Mark Zuckerberg’s Comments on Smart Glasses and Climate Change Are Not Based in Reality
In an interview with The Information on Monday, Facebook CEO Mark Zuckerberg claimed that augmented- and virtual-reality glasses would help mitigate climate change by allowing people to virtually “teleport” places rather than physically travel.
“It’s going to have a big society-wide impact on a lot of things we care deeply about like climate change, because look… obviously there are going to keep on being cars and planes and all that,” he said. “But the more that we can ‘teleport’ around, not only are we personally eliminating commutes and stuff like that that’s kind of a drag for us individually, but I think it’s better for society and the planet, too.”
The thinking here is that the more people are able to have realistic experiences through AR and VR, the less they’ll consume fossil fuels by driving or flying places.
While a lot of us were on the road and in the air a lot less in 2020, there were still ample emissions from factories, farms, diesel trucks, and cargo planes.
But in 2020, we learned that the individual lifestyle changes that occurred as a result of global quarantine measures were not nearly enough to reduce emissions to zero. Preliminary research from the Rhodium Group, an independent data and analytics company that tracks global emissions, showed a 10% drop in global greenhouse gas emissions due to Covid-19 mitigation strategies.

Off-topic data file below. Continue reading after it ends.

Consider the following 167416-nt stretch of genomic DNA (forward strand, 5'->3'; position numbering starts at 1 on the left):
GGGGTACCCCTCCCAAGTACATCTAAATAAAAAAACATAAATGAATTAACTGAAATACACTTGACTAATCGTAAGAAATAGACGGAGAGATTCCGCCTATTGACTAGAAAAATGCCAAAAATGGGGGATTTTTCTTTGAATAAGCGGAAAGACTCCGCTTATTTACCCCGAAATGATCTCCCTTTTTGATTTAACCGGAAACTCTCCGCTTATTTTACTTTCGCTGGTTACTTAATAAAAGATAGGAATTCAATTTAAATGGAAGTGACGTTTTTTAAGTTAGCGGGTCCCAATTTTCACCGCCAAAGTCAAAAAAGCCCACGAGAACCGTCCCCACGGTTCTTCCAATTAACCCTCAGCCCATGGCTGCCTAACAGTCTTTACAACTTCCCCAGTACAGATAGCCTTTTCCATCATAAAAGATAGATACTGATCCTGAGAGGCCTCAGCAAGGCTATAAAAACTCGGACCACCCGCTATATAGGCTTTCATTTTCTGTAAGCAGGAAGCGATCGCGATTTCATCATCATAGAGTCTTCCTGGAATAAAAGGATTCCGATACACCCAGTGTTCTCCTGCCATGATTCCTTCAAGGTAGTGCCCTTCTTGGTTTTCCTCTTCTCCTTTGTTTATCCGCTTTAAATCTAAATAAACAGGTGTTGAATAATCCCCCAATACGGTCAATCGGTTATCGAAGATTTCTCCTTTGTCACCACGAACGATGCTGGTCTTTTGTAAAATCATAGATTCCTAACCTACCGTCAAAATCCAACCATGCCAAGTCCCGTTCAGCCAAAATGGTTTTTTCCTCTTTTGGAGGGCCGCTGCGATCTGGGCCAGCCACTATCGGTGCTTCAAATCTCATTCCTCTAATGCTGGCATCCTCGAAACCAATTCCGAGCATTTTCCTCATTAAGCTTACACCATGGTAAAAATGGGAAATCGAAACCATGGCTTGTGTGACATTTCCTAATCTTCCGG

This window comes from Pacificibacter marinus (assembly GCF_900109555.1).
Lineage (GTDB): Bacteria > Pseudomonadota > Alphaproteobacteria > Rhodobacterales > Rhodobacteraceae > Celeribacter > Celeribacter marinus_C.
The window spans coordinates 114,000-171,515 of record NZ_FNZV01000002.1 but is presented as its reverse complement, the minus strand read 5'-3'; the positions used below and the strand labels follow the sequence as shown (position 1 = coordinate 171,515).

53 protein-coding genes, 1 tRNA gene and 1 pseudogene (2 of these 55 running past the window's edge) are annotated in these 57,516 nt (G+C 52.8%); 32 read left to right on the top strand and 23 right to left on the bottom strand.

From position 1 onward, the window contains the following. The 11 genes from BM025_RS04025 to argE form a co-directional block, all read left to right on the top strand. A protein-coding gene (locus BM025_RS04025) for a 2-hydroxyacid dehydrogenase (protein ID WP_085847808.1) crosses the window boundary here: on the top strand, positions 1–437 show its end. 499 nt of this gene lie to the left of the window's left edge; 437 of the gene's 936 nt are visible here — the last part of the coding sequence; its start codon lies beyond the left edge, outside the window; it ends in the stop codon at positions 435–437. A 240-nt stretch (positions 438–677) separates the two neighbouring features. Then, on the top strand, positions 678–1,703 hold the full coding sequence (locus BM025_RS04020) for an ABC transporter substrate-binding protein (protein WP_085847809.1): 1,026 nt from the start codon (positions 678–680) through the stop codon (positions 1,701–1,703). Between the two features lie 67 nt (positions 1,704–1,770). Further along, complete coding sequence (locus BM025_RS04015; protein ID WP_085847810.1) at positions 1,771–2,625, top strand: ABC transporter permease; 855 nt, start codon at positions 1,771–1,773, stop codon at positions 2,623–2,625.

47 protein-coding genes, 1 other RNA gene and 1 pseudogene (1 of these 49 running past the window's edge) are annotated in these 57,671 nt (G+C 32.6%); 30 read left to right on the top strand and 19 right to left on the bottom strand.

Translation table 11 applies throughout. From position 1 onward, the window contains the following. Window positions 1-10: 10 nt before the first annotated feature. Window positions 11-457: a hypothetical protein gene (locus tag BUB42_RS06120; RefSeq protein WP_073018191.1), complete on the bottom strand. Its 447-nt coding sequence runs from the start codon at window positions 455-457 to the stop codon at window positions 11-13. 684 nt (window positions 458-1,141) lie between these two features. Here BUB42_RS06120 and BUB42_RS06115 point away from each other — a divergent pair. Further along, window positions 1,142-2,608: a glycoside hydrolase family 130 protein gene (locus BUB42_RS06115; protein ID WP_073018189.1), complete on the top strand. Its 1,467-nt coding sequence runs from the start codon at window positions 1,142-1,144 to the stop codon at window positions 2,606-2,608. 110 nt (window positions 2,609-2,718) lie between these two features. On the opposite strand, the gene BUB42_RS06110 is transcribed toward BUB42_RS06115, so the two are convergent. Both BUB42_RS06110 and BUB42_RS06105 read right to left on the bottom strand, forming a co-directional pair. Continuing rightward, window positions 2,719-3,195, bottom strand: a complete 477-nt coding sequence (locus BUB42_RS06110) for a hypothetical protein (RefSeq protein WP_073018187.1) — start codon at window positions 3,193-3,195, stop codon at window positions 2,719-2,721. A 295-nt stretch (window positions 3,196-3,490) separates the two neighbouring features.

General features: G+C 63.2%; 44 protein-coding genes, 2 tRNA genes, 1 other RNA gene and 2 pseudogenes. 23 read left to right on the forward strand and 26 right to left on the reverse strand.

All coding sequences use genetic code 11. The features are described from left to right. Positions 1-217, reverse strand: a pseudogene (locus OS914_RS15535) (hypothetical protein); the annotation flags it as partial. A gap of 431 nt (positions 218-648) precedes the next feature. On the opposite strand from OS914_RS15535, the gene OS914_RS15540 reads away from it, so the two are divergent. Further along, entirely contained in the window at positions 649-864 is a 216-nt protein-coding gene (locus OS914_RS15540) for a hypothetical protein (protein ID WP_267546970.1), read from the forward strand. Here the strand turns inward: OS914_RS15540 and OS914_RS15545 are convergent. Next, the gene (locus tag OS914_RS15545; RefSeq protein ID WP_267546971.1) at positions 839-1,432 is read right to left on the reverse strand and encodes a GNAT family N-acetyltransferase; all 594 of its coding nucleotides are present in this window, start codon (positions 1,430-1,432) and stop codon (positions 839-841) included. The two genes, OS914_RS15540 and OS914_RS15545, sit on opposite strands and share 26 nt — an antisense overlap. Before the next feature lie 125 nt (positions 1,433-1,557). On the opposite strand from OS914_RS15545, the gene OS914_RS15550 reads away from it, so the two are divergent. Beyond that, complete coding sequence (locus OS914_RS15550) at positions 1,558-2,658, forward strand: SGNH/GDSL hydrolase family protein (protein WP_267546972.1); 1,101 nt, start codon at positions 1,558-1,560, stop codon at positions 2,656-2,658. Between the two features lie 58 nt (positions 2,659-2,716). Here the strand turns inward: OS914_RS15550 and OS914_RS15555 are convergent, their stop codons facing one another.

So while a lot of us were on the road and in the air a lot less in 2020, there were still ample emissions from factories, farms, diesel trucks, and cargo planes. That’s probably the biggest problem with Zuckerberg’s comments. We need more drastic action than being able to pop on a pair of smart glasses and “snap your finger,” as he said, to be in a friend’s living room or at work.
Comments later in the interview, though, suggest a severe class bias in Zuckerberg’s vision for how AR and VR can mitigate climate change. “We talked a little bit about climate change before just being so important,” he…